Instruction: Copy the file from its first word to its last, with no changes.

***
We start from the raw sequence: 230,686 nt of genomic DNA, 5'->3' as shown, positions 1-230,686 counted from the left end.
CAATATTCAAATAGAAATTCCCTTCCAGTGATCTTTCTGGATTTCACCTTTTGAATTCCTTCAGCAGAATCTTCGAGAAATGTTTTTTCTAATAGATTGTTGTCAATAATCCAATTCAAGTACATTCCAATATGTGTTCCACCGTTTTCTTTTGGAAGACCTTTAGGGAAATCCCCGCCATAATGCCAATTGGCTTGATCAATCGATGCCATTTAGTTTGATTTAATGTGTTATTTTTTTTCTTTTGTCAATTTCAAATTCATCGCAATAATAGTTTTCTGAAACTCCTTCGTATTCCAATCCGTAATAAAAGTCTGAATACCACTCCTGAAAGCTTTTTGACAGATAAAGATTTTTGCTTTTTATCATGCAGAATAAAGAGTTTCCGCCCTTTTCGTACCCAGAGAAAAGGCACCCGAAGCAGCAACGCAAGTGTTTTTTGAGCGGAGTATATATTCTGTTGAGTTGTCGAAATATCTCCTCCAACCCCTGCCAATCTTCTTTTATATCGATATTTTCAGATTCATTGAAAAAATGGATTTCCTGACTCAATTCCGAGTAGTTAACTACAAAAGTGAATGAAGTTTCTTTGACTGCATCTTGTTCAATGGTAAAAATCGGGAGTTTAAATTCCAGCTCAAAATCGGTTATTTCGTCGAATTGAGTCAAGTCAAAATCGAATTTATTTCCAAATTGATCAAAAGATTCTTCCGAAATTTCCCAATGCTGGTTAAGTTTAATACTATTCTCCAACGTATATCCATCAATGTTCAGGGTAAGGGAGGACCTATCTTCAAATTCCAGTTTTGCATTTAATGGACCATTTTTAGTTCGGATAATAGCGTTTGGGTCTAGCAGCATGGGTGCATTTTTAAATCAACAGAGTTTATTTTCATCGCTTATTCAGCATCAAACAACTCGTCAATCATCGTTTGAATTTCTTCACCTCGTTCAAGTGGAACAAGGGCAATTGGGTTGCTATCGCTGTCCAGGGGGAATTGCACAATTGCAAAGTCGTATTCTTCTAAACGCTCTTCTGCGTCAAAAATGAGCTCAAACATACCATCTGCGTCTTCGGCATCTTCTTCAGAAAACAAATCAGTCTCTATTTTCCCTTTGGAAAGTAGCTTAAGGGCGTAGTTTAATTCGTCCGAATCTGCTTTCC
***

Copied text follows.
We start from the raw sequence: 230,686 nt of genomic DNA, 5'->3' as shown, positions 1-230,686 counted from the left end.
CAATATTCAAATAGAAATTCCCTTCCAGTGATCTTTCTGGATTTCACCTTTTGAATTCCTTCAGCAGAATCTTCGAGAAATGTTTTTTCTAATAGATTGTTGTCAATAATCCAATTCAAGTACATTCCAATATGTGTTCCACCGTTTTCTTTTGGAAGACCTTTAGGGAAATCCCCGCCATAATGCCAATTGGCTTGATCAATCGATGCCATTTAGTTTGATTTAATGTGTTATTTTTTTTCTTTTGTCAATTTCAAATTCATCGCAATAATAGTTTTCTGAAACTCCTTCGTATTCCAATCCGTAATAAAAGTCTGAATACCACTCCTGAAAGCTTTTTGACAGATAAAGATTTTTGCTTTTTATCATGCAGAATAAAGAGTTTCCGCCCTTTTCGTACCCAGAGAAAAGGCACCCGAAGCAGCAACGCAAGTGTTTTTTGAGCGGAGTATATATTCTGTTGAGTTGTCGAAATATCTCCTCCAACCCCTGCCAATCTTCTTTTATATCGATATTTTCAGATTCATTGAAAAAATGGATTTCCTGACTCAATTCCGAGTAGTTAACTACAAAAGTGAATGAAGTTTCTTTGACTGCATCTTGTTCAATGGTAAAAATCGGGAGTTTAAATTCCAGCTCAAAATCGGTTATTTCGTCGAATTGAGTCAAGTCAAAATCGAATTTATTTCCAAATTGATCAAAAGATTCTTCCGAAATTTCCCAATGCTGGTTAAGTTTAATACTATTCTCCAACGTATATCCATCAATGTTCAGGGTAAGGGAGGACCTATCTTCAAATTCCAGTTTTGCATTTAATGGACCATTTTTAGTTCGGATAATAGCGTTTGGGTCTAGCAGCATGGGTGCATTTTTAAATCAACAGAGTTTATTTTCATCGCTTATTCAGCATCAAACAACTCGTCAATCATCGTTTGAATTTCTTCACCTCGTTCAAGTGGAACAAGGGCAATTGGGTTGCTATCGCTGTCCAGGGGGAATTGCACAATTGCAAAGTCGTATTCTTCTAAACGCTCTTCTGCGTCAAAAATGAGCTCAAACATACCATCTGCGTCTTCGGCATCTTCTTCAGAAAACAAATCAGTCTCTATTTTCCCTTTGGAAAGTAGCTTAAGGGCGTAGTTTAATTCGTCCGAATCTGCTTTCC